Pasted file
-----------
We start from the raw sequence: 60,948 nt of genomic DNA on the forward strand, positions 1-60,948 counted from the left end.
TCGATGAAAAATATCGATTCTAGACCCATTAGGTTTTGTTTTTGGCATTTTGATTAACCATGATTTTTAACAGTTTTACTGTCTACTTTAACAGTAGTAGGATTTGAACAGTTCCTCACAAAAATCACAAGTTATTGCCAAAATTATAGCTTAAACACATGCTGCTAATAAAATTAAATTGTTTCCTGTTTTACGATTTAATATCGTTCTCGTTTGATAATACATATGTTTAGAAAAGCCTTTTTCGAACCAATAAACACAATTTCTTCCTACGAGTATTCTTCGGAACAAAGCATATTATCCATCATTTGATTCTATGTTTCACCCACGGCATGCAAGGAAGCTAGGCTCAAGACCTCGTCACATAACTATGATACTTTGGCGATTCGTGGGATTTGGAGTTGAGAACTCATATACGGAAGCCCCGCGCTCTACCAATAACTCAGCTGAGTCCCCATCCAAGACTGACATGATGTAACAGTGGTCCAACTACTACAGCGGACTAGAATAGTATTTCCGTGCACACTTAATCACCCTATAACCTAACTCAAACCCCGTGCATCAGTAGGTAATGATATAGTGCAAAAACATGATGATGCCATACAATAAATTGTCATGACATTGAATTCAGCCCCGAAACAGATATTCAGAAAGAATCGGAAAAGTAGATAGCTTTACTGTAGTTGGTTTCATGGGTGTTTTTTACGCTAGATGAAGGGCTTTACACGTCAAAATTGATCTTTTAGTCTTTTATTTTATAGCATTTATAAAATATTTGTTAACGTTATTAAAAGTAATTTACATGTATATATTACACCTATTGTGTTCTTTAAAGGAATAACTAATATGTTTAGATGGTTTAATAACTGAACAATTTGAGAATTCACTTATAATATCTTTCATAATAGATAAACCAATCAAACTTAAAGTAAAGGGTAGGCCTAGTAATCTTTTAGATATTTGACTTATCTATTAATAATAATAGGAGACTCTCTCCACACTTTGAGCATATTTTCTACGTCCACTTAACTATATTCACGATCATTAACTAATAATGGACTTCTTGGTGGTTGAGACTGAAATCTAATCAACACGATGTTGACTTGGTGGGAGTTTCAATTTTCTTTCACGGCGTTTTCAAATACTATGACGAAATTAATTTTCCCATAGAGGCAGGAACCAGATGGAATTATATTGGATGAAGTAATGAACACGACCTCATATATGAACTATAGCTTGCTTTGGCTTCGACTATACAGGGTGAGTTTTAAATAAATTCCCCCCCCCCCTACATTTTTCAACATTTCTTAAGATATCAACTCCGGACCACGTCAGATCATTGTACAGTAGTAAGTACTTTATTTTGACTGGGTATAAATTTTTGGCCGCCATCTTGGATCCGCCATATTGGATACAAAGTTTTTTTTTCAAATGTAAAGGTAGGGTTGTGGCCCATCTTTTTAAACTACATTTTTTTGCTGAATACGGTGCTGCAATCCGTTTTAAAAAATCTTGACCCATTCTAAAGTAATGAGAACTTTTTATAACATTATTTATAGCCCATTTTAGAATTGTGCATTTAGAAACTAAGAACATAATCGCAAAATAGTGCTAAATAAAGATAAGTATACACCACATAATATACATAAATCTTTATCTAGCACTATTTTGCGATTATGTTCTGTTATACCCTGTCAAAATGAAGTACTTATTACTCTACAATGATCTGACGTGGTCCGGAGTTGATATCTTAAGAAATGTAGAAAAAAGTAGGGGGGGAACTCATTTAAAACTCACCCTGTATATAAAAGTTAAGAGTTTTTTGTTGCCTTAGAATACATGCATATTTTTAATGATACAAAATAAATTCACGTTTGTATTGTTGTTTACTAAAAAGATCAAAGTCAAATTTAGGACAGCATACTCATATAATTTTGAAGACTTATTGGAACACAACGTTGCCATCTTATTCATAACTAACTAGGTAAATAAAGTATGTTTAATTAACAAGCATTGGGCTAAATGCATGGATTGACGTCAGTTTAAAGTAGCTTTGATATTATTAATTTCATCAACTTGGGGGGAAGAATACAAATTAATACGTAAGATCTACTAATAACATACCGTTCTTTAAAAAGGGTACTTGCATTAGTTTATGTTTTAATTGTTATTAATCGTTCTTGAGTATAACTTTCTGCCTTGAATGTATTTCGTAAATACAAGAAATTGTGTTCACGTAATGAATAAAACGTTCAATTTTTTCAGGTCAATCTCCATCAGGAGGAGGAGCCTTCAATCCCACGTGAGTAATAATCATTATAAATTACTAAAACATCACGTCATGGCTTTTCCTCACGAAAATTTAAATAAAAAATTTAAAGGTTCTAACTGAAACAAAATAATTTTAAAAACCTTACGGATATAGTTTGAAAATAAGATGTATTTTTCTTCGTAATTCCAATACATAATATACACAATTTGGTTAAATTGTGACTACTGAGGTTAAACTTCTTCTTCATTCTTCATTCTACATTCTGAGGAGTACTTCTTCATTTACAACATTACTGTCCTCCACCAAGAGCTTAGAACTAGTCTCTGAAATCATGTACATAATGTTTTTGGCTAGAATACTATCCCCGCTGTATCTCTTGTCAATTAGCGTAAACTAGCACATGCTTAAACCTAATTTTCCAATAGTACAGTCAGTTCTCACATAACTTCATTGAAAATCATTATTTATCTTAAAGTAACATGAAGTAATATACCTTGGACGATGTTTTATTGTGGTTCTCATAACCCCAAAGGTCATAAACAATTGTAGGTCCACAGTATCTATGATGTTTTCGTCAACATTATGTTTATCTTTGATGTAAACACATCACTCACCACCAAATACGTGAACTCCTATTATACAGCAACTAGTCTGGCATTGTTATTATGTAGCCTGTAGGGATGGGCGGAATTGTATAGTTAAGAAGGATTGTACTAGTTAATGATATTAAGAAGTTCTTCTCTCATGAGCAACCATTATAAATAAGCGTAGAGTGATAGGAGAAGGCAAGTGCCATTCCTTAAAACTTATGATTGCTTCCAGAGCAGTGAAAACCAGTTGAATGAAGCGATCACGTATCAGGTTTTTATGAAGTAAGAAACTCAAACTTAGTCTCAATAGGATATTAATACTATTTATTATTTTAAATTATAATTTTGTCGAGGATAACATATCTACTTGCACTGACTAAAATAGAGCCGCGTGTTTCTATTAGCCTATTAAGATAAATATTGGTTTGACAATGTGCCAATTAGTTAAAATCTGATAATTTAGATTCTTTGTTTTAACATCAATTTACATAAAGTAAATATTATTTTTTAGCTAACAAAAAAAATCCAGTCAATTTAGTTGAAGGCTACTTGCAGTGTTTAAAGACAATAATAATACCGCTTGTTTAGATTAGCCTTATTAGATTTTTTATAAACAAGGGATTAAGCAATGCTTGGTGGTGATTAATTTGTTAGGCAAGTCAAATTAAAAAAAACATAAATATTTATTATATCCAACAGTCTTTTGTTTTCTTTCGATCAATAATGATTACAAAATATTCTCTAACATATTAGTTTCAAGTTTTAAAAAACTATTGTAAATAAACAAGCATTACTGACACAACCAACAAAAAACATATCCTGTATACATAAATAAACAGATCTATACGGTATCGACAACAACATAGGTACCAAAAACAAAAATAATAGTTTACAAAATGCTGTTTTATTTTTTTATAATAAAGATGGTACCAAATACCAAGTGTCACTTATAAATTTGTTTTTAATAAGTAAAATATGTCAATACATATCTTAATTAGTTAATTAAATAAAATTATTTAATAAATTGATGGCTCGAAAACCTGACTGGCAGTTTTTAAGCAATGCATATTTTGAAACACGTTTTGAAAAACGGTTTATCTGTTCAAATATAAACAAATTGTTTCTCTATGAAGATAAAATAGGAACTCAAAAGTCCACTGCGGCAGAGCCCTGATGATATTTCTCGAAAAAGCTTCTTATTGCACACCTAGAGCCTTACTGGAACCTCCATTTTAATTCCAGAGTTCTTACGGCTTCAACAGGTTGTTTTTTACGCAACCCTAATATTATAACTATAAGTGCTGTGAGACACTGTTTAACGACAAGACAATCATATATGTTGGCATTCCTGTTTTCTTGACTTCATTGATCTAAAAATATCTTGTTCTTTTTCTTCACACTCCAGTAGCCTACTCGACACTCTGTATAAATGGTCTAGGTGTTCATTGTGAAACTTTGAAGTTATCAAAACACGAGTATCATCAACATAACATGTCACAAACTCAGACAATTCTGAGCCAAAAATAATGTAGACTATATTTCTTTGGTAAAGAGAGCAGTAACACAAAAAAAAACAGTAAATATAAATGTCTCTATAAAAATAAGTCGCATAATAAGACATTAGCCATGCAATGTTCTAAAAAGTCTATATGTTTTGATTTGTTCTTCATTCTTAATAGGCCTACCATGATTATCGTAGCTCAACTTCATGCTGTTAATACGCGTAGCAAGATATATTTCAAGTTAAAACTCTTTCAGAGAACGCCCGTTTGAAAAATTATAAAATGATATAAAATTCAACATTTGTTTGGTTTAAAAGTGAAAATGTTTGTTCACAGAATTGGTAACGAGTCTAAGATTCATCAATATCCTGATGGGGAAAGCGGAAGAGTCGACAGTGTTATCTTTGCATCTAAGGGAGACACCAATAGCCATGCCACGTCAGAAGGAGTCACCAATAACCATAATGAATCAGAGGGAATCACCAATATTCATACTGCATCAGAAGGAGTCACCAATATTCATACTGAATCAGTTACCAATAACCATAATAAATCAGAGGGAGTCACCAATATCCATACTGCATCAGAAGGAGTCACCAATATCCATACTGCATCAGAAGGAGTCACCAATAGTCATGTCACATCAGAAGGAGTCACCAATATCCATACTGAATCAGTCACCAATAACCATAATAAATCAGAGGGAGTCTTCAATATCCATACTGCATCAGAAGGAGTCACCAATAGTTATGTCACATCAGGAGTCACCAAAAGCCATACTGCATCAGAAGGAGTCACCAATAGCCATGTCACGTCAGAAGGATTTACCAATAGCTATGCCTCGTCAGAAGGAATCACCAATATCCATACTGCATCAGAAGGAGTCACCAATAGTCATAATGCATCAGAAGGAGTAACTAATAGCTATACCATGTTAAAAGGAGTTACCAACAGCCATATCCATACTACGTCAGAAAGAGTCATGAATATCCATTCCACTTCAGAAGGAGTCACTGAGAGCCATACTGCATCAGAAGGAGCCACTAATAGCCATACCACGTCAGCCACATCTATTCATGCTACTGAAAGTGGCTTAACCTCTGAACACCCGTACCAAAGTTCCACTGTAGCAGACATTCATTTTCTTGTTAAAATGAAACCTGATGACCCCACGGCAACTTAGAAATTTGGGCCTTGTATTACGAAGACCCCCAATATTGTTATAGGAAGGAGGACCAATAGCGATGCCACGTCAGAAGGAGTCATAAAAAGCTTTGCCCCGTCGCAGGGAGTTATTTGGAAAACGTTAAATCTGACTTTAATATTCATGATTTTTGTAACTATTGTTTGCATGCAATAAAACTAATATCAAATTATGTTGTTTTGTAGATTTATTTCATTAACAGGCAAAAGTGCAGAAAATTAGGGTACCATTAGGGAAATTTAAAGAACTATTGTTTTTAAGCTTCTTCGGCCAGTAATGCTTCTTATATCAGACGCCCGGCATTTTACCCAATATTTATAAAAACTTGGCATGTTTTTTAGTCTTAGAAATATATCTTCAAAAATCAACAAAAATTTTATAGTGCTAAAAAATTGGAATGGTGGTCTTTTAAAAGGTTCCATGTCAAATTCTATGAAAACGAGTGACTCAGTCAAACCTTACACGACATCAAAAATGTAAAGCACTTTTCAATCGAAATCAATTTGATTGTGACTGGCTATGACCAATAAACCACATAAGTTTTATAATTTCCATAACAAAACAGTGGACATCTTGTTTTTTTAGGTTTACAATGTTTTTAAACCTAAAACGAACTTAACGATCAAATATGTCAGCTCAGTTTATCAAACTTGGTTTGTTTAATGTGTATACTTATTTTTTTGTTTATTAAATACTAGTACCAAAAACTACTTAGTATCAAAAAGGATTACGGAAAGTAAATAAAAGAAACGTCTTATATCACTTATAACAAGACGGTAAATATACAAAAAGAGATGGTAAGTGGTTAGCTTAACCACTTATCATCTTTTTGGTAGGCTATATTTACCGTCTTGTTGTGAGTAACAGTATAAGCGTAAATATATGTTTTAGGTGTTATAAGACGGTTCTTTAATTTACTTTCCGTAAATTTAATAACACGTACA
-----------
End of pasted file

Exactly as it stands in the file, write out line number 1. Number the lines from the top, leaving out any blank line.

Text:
We start from the raw sequence: 60,948 nt of genomic DNA on the forward strand, positions 1-60,948 counted from the left end.